The next race was the 1 km quarterfinal, where Canada would again be going last, behind the Philippines, Australia, and China 1, respectively. China 1 won the race, with us coming in just under 3 s behind them in 2nd place. I have no idea what happened, but some very weird results came about in the other quarterfinal. China 2 fulfilled expectations and won first, but second place was…Russia? What? Chinese Taipei got third and Germany of all countries came in last, almost 25 s behind third place and nearly a minute behind China 2. Something was definitely wrong there. It could have been due to penalties, I s’pose, but in normal racing, Germany ought not to have been that far behind. Regardless, we knew the Chinese teams were fast and getting to the final was going to be tough. But that was a battle for another day as we were on to the 400 m relays!
I gotta admit, the relay idea was fun. Seeding was based on the results of the 1 km heats, which would have been fine except for the fact that I am 100% sure something wrong happened in the timing of those heats. Being seeded first, Canada should have been up against the lowest ranked team from the 1 km heats, which made sense…except that in this case the lowest ranked team was Thailand. Um…I’m telling you right now, Thailand was by far NOT the slowest team in any respect and I don’t know if the officials from the 1 km heats just made up random times or something, but everything was very, very wrong. Not like it mattered in the end; we still dealt with it, but had a tougher time of it than we would have liked. The Thais are definitely still fast and the Canadian men and women won, but it was a hard-fought victory. Compare our 1.2 s difference between Canada and Thailand vs. the 10 s difference between China 2 and Hong Kong and the 12 s difference between China 1 and Macao. We were very slightly bitter about how that worked out (or at least I was). The next two races were the 400 m repechage and quarterfinal (I don’t really remember too much about these races, so I took that info from the official results page), which Canada handily won against Philippines and Russia, respectively. Our strategy was basically have the women race hard so the men could take it easy and coast (real life, anybody?).
At this point, it was time to change gears and get ready for the standard boat races. The last races of the day would be the 200 m mixed standard boat sprints. Starting and finishing the day with the same race. Paddlers were getting tired, even Marcella and I were getting tired. It was a grueling day and we weren’t done yet. In fact, our first 200 m heat was going to be the toughest heat of the competition: Canada vs. China 1 and China 2. I don’t know how this was seeded but in no way was it fair. The three strongest teams of the competition in the same heat? Maaan. The winners of each of the four heats and the next fastest team would progress to the quarterfinals, while the rest would head to the repechages to compete for a spot in the quarterfinals.
We raced hard. And got third. By 0.074 s to China 1 and by 1.18 s to China 2. But also ahead of every other team in every other heat. Lucky Philippines, Chinese Taipei, and Thailand, along with Chinas 1 and 2 got to move on, while we had to do a repechage. So close! It hurt.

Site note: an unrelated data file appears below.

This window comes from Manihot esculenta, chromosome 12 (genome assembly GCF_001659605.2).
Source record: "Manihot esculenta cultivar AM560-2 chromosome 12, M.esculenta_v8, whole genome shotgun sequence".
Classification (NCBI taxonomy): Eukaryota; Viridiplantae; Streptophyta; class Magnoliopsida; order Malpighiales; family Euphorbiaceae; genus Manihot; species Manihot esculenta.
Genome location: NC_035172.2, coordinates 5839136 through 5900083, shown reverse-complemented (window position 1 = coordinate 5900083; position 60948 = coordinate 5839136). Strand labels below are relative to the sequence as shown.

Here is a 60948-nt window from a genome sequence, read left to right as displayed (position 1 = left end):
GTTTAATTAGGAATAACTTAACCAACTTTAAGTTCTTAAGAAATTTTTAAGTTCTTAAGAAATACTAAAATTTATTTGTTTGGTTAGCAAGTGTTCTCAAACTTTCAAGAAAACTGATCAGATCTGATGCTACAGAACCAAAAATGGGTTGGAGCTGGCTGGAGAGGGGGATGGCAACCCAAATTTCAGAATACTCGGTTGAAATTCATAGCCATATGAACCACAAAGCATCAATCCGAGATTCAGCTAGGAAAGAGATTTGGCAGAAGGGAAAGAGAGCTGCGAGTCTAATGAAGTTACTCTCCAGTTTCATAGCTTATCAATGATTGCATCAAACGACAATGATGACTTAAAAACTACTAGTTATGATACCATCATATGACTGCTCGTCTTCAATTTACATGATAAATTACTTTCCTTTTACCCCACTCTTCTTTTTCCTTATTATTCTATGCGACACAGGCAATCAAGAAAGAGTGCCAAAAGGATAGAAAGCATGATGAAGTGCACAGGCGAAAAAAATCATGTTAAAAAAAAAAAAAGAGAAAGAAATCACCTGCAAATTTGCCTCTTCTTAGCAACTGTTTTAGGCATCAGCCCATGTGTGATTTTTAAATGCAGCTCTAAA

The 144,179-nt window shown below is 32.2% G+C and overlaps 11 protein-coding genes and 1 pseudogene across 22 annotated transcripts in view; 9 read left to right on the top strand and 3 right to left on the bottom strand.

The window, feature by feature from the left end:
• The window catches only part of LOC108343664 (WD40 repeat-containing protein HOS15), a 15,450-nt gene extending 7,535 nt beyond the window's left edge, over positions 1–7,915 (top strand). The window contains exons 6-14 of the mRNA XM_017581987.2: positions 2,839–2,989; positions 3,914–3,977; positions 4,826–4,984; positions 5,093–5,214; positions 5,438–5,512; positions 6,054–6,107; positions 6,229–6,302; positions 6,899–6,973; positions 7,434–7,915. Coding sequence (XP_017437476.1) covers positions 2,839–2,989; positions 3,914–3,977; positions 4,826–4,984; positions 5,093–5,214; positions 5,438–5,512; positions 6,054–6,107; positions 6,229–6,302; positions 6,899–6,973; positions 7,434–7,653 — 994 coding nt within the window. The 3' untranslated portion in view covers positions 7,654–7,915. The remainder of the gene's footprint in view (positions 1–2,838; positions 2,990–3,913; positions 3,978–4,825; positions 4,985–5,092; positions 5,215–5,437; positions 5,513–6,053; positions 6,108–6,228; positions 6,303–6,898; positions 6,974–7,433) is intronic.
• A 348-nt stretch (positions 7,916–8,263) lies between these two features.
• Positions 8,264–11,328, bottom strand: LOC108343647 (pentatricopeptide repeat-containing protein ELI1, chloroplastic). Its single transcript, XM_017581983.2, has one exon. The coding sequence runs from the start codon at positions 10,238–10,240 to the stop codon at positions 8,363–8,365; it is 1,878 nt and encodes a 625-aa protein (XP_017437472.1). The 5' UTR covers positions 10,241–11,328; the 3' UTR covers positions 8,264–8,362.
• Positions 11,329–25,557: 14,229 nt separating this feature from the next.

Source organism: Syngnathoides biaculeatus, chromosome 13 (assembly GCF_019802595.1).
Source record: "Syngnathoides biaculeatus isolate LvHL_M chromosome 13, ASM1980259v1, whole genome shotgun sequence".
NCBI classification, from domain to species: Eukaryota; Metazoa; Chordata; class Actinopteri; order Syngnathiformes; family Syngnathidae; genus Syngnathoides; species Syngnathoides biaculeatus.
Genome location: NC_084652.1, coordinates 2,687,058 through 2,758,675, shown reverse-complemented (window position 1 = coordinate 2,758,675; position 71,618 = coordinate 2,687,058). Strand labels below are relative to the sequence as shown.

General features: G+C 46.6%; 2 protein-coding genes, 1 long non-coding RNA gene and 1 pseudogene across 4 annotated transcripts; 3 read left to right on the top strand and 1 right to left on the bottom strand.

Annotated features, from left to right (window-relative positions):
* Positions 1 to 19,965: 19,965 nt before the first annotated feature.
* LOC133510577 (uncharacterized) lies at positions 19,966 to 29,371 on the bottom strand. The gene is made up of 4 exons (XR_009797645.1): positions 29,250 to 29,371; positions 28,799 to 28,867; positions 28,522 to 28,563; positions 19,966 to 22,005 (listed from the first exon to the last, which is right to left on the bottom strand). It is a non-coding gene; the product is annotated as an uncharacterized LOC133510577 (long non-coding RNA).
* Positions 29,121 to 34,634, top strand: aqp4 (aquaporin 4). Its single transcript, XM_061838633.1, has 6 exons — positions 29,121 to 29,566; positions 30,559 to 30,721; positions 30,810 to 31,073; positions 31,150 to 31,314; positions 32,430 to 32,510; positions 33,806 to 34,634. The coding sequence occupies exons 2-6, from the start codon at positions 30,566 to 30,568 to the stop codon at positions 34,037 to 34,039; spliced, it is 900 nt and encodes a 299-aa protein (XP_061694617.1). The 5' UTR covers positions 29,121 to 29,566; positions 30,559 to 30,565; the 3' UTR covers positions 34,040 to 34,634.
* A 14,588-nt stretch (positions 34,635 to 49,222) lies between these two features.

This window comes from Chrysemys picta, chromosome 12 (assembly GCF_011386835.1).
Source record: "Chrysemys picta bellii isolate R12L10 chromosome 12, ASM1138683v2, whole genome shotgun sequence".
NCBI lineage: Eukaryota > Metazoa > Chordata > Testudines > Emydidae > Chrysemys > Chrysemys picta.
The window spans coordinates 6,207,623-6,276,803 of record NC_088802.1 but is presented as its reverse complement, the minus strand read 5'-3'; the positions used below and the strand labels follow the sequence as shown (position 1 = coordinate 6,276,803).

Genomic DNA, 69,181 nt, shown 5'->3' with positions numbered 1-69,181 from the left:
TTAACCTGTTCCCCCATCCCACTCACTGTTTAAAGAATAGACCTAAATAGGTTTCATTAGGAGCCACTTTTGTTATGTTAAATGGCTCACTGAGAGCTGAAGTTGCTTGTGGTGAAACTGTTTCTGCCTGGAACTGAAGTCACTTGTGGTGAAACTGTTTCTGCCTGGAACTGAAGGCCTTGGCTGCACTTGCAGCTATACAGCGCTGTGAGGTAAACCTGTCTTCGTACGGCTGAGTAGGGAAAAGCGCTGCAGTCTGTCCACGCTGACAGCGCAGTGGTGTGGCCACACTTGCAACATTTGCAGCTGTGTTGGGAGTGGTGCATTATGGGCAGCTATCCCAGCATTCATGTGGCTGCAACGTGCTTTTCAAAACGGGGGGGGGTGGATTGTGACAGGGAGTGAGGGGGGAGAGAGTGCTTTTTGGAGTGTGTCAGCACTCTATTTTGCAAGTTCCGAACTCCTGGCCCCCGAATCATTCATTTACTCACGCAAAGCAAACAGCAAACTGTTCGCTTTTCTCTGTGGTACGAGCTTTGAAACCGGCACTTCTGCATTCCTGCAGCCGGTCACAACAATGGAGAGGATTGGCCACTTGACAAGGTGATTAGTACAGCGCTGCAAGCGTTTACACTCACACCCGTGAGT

Apparently everybody had it out for us on this day. In the repechage, we faced off against Germany and Great Britain and were winning easily until Great Britain’s steer lost control of her boat (either through getting pulled into our wash or slipping or even some combination of the two, I’m not sure) and crashed into us. I was drumming this race and could see it coming; I saw their boat start angling toward ours, coming closer, closer…Boom! Crash! Chaos ensued. At first it didn’t look like the collision was too bad and I kept thinking it’s okay, we got this, we can still finish the race, it’s not too late. We were even still ahead! Except we were drifting closer and closer toward Germany and I was like why, no, come on Matt, you can regain control, steer us straight, we can still win, we’re like 30 m from the finish line, don’t let us crash again…Aaaand crash we did. Turns out that when Great Britain collided with us, they a) hit Marianne in the back of the head (giving her whiplash and a few minutes of dazed pain) and b) hit Smith, taking out not just the steering oar but the actual entire steering arm along with it.
Matt steered us back to the docks using a dragon boat paddle so we could change boats. GB got DQ’ed and we then had to immediately rerace the repechage with Germany. Matt Robert and Alex rushed to us on a motorboat in case we needed a spare to replace Marianne, but she turned out to be okay to race. Having to repechage and then having to re-repechage was definitely a damper on our spirits, especially after such a long dreary day. We had started out with only 6 or 7 races scheduled and had ended up doing 10. A complete test of adaptability, resilience, and pure grit.
I really kind of wish the organizers had just given the repechage to us and saved both countries the bother (we still won by more than 2 s), but hey, you take what you’re given. End of the day. Time to rest and get ready for the next day.